Shrubs are no longer the plant gardeners hide in the background. With all the varieties to choose from, shrubs can now take a front row seat as a specimen. Many varieties such as firebush and hibiscus are not only colorful additions to the landscape, but they also attract birds and butterflies. Caring for your shrubs is easy, and if you consider their needs before planting, they will thrive and be healthy.
Consult the USDA Hardiness Zone Map (see resources) to determine which shrubs to grow in your landscape. The map will help you in deciding which species of plants will grow best in your region and tolerate your local weather conditions.
Select a variety of shrub that will perform well in the light, soil, temperature and water conditions where you will be growing it. Do not plant a shrub such as an ixora, which performs and flowers best in full to partial sun and is relatively drought tolerant, in an area situated in full shade and that retains water.
Grow your shrubs in a rich soil medium that drains well. Most shrubs grow best in well draining soils amended with an organic material such as compost, manure or peat moss. Work the organic material approximately one foot deep into the soil before you plant the shrub.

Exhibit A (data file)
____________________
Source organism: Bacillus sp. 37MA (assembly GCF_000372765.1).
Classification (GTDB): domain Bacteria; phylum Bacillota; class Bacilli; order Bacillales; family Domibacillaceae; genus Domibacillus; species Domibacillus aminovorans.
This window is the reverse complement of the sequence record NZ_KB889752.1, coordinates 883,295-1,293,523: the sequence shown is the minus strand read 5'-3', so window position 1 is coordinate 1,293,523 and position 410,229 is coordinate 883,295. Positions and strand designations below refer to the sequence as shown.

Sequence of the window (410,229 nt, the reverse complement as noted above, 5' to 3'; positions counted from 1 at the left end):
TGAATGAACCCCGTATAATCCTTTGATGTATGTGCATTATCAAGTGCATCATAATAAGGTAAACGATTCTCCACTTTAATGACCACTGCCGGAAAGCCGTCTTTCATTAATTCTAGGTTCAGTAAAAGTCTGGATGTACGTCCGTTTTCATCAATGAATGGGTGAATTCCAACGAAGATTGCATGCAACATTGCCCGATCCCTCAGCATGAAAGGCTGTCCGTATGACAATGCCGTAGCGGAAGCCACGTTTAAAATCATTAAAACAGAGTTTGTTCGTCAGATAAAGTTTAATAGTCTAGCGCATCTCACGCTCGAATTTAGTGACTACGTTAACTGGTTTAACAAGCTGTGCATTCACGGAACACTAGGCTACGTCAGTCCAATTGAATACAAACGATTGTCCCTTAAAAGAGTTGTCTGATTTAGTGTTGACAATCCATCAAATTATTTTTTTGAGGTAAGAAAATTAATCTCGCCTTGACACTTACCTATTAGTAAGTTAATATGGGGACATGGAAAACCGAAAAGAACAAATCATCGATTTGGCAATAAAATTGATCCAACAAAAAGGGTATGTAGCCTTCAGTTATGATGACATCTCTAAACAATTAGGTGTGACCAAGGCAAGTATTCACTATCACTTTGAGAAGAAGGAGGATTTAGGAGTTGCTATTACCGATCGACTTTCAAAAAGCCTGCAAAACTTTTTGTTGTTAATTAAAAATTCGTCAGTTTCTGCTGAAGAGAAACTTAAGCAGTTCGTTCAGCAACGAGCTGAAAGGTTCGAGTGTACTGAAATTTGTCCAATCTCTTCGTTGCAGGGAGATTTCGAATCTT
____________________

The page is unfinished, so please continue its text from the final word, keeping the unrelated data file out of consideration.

Mulch around the shrub to help the soil retain moisture, add organic material to the soil as the mulch breaks down, make the planting area look nicer, and decrease the growth of unwanted vegetation. Apply a fresh application of mulch yearly.
Fertilize the shrub regularly and according to the variety's special requirements. Shrubs such as hibiscus will grow and flower best if given an application of fertilizer in the spring, summer and early fall. Most shrubs will require an application of fertilizer three to four times per year, equally divided between the months.
Water newly planted shrubs regularly during the first two to three weeks to keep the planting site moist. Depending on your local weather conditions, most shrubs will then require water once to twice as week. Most shrubs become more drought tolerant as they become established.
Prune your shrubs to keep them under control, make them look esthetically pleasing and to promote more blooms. Shrubs such as hibiscus require a heavy pruning in early spring to promote more blossoms and control its size, as it is a fast grower. Shrubs such as natal plums grow slower and require less pruning.
Treat your shrubs with insecticide products designed for use on that particular species and the insect or problem.